Ethernet Port: Originally used to provide broadband services to a computer using the internal DOCSIS modem, redundant as cable modems are now preferred.

Serial Port: Labelled as RS232, Not Officially used

Pararell Port: Labelled is IEEE1284, Not Officially used

Internals of the DITV 1000, note the various amount of processors in this box, no wonder it runs hot.

It kind of reminds me of the Sega Saturn, which itself had 8 processors for various different tasks. Remember this box has to function as a high end STB and a cable mode, and still has to remain the size of a typical VCR.

Note the lack of a fan, since these box’s run hot they would have benefitted greatly from an additional fan to extract the heat generated by the components. Whilst this would have increased the cost of the stb slightly, the increase in reliability would have paid for itself in time, remember ntl had to pay installers to come out and replace the box once it had failed, and then had to be sent back to Pace in order to be diagnosed and repaired. Also customers are generally poor at maintaining AV equipment, with many putting the boxes in Tv cabinets and stands with closed doors, often on top of a VCR or DVD player that already generates heat. It’s no secret that heat is the main reason electronic components die early, and this was before the days of thermal throttling.

View of the memory and flash chips, with the memory module. Interesting to note the two flash banks, one labelled C&W Flash and the other as Download, wonder if these store two separate images? One for main use and the other for backup?

View of the bottom right side, showing part of the PSU

The main set of processors, from top left working down

Broadcom QAMLink BCM3118BKEF – QAM & DVB Decoder

C-Cube AViA GTX – Graphics processor

C-Cube AViA-600 – MPEG2 decoder

Broadcom BCM3220KPF – DOCSIS Modem

Hitachi SuperH/SH3 Processor – Central Processing Unit

Another view of the main processors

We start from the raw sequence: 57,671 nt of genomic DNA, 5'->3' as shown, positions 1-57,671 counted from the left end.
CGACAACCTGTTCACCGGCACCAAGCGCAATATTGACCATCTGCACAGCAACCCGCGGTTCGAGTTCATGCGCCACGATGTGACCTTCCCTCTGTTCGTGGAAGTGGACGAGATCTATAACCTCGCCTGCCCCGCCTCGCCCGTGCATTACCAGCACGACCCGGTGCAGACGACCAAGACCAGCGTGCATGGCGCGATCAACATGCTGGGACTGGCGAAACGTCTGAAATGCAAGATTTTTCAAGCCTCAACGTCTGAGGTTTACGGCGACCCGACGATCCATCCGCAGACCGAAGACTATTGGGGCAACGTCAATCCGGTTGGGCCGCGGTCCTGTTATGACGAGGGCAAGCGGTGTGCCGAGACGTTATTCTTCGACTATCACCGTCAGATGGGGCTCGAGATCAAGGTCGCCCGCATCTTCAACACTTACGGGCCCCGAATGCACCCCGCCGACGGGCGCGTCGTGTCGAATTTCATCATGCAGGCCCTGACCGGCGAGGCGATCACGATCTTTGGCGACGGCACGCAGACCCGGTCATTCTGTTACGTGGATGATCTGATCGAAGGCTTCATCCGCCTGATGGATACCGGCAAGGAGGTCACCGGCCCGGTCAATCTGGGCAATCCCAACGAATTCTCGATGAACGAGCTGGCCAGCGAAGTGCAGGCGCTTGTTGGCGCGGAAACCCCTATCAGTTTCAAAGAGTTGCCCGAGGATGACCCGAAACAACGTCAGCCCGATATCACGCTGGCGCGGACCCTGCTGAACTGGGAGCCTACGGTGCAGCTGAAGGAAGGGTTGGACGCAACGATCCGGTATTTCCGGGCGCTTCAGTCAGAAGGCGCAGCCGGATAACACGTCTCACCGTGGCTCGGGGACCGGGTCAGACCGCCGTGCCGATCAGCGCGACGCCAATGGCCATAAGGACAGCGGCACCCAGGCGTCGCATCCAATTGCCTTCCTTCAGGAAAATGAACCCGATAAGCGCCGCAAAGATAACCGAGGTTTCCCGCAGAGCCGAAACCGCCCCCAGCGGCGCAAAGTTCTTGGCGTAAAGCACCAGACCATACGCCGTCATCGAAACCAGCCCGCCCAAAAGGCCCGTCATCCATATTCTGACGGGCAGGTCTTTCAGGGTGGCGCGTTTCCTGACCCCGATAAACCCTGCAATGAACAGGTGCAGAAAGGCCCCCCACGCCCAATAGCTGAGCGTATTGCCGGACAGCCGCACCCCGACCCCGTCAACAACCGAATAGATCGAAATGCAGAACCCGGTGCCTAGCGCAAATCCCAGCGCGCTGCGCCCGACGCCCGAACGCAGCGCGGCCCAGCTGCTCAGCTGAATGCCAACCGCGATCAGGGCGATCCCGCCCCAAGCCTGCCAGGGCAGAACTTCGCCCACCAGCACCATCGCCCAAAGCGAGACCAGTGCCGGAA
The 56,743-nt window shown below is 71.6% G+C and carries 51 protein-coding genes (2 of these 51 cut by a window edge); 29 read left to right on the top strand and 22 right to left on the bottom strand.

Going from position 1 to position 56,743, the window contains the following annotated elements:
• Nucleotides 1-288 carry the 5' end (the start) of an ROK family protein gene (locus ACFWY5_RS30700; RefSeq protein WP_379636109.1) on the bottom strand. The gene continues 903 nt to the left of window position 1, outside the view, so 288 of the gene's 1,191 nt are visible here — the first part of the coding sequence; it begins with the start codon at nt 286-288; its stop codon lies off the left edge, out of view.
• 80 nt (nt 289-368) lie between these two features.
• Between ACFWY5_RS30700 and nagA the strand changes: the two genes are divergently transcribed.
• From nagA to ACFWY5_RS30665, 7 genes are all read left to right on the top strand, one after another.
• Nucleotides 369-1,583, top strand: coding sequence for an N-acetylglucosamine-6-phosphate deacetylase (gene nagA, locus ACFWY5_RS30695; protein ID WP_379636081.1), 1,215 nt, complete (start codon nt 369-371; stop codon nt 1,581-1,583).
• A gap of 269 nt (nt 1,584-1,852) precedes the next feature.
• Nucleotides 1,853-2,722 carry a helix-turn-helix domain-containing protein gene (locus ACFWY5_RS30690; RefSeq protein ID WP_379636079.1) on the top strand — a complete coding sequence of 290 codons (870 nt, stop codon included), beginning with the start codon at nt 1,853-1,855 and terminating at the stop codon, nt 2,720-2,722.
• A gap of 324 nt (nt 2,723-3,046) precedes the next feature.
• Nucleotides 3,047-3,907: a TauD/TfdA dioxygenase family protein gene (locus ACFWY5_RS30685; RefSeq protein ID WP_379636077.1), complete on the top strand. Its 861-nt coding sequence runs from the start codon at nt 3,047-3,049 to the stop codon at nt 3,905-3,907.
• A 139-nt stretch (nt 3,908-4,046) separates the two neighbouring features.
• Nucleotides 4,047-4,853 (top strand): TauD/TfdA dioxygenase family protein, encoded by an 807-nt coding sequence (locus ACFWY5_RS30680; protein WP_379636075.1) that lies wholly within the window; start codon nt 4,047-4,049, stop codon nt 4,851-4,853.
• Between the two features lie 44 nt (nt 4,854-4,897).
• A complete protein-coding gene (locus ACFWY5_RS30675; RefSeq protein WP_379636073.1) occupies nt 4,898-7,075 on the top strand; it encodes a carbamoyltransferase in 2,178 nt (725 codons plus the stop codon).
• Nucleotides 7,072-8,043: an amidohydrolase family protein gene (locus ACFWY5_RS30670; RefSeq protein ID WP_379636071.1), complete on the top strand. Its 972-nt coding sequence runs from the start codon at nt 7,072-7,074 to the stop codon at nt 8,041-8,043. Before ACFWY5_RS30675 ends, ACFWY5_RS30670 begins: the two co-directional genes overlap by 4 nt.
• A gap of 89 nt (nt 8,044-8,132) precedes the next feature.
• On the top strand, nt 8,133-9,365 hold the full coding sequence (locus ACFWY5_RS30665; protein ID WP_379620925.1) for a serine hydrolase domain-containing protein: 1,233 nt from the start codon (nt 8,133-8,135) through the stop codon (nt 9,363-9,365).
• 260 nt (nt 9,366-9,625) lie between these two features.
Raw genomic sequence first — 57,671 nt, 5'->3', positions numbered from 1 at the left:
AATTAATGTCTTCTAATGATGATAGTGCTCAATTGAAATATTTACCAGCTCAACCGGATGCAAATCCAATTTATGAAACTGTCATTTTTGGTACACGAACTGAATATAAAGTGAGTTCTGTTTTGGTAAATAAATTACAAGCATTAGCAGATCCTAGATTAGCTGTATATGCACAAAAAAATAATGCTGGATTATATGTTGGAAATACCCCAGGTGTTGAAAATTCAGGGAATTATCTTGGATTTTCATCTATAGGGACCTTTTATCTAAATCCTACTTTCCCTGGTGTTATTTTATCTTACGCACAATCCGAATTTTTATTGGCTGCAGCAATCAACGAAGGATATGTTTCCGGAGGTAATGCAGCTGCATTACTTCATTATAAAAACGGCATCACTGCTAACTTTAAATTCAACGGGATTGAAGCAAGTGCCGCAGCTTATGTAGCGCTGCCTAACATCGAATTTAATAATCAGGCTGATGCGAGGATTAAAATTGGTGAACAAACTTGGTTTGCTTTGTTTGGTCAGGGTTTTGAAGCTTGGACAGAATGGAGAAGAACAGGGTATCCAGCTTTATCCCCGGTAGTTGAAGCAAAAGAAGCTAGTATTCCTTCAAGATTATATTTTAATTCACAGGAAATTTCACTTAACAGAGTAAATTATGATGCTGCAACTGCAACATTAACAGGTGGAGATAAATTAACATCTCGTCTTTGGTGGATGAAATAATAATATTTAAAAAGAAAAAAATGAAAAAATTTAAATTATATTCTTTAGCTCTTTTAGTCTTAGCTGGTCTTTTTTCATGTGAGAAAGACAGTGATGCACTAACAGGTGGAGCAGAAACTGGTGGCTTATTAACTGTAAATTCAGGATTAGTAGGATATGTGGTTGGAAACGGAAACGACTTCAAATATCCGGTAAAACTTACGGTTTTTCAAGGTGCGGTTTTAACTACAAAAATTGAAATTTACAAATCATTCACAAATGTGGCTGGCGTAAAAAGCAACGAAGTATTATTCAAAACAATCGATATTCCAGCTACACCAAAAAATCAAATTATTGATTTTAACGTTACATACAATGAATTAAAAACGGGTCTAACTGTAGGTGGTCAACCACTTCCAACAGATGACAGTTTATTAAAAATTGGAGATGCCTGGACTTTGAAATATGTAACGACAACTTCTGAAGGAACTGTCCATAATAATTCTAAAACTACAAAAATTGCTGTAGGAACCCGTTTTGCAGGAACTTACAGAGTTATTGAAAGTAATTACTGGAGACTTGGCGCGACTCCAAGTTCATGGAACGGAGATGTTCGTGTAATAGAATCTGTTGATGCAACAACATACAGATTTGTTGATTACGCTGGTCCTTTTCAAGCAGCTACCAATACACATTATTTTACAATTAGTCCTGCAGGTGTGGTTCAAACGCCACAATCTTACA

DiTV1000 Front Panel

Update Process

So looking into the update process for the Ditv1000 I came to a plausible theory, When pace had written the initial loader for the stb, they neglected to include a function to check for a firmware update on boot up, which the later boxes did support and do. Typically when you boot up a cable box, it checks the default frequency for a valid netID and if there are any updates available for that stb, and the loader application for the ditv1000 may not have done that.

Since the loader is present on some sort of ROM medium and its likely Pace had already manufactured the software on the ROM chips themselves, they did not want to write off these chips since it would be a considerable expense, instead they included a workaround in the software loaded in flash, where once the operator had released a new update, a signal flag would be sent out within the transport stream, of which the software would then corrupt itself in an extent that the loader would fail to boot (possibly by failing a checksum) and would then trigger the download process.

To force an update on the Ditv1000, Hold the power button upon powering on the box from the mains power, release the power button when OHAY appears on the screen. then press

Update Process, this is displayed after you enter the key sequence

Diag Screens

To access, hold the Up/Down front panel buttons together after powering the box from the mains, release once DIAG appears on the front panel.

Default Frequency settings

Hardware version information and the loaded software information

Software versions for various components

Date & Time Information

That’s a lot of credit

The bootloader status

Memory information for both RAM and Flash memory

Status and a list of logs and events

Signal information for the DVB tuner

Downstream signal information for the cable modem

Information for the DVB Signal Information that is currently being received

Cable modem upstream

Front LCD Display

There are three light’s to the right o the LCD display which indicate the following:

  • The top light indicates power is being received by the stb
  • The middle light indicated the return path status of the modem, this light should be steady which indicates it is connected, flashing means the modem is attempting to connect – also means interactive services are unavailable until the stb connects.
  • The bottom light is for the remote control, and light up when a command has been received
MessageMeaning
PACEAppears when the stb is powered on
—-Liberate middleware is initialising, normal part of boot up
LAITWait, The stb is preparing to update
OHAYAppears when you hold the power button down upon boot, stb waiting for a front panel command
ERASErasing flash
FLASFlashing memory, part of the update process
GOODChecksum passed, last part of the update process
ERRXError code, where X means the error number

Pace Di4000T

The Pace Di4000T was released in 2002, 3 years after active digital had originally laucnhed, annd was a new generation of digital set top boxes.